Once you’ve understood how to effectively find and use light at home, we need to look at some details, such as the shooting angle.

Are you wondering which is the right angle for shooting? That is the angle which will show the food you are shooting in the best light.

You don’t want to spend a lot of time preparing a perfect-looking dish only to realize it looks weird because you shot it at the wrong angle.

The most important step in finding the right angle is to not just limit yourself to one photo. Take a few shots from different angles. Even if you think you’ve found the right angle, it can often be the next one that will turn out to be your best shot.

The same applies when it comes to the angles for taking photos of food. I have prepared a list of some examples of the appropriate angles for particular types of dishes.


This angle will do a great job when shooting tall objects. It will allow you to capture the atmosphere and the full glory of the dish.

Some of the examples include:

Drinks in glasses



A bottle of wine.

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From the above

This angle is used when shooting flat plates or food in a container that has no particularities that might be hidden. This angle allows you to capture the beautiful patterns and shapes of the dish. Examples of such dishes are:

 Beverages in opaque glasses




 Open sandwiches

 Healthy snacks

A 45-degree angle

This angle works well when you want to shoot food that is in a few layers. For example, a dessert prepared in a transparent jar with mascarpone in the bottom, then biscotti, followed by strawberries and mascarpone once again.. this angle allows you to convey a sense of height. Examples of dishes that can be shot under this angle are:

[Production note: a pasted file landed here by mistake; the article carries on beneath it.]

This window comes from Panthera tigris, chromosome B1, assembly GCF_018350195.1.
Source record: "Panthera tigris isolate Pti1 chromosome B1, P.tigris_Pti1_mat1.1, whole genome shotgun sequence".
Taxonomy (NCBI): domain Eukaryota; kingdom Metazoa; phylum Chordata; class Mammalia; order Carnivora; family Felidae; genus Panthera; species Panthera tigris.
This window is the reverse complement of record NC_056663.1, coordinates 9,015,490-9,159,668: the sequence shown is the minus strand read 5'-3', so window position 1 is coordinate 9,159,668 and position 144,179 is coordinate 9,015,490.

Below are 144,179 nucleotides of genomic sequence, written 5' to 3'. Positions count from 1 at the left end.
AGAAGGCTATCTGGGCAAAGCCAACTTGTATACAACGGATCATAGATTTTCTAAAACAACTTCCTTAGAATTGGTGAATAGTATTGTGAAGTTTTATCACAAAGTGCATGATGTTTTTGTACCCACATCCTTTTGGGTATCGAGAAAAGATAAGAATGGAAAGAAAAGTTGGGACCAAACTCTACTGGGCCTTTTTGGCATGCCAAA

Shakes and cocktails

 Coffees or lattes, which are layered

 A bowl of fruits or vegetables

A 25-degree shooting angle

Many foods do not look good when captured from the front. For such cases, the ideal angle is 25 degrees. It will allow you to see the food at the front, capture its height, but also to gain a sense of the surroundings. Think of this angle as if you were sitting on a table. Examples of good shots under this angle are:

When your hands hold a dish or a bowl so you can peek into it.

Dishes in shallow bowls (macro photos)

Frames in which, besides the meal, the table and the chair are also present

A 75-degree shooting angle

This angle is similar to the previous one. It works well, both for flat plates and when you want to have a little more depth in the photo.

Here’s a little challenge for you:

Shoot a dish from all angles described above.

Make yourselves a simple background for a photo, such as a white cardboard for example.

Compare the photos and pick the right angle. I recommend choosing something sweet for you to take a photo of, so you can eat it as a reward of finding the right angle.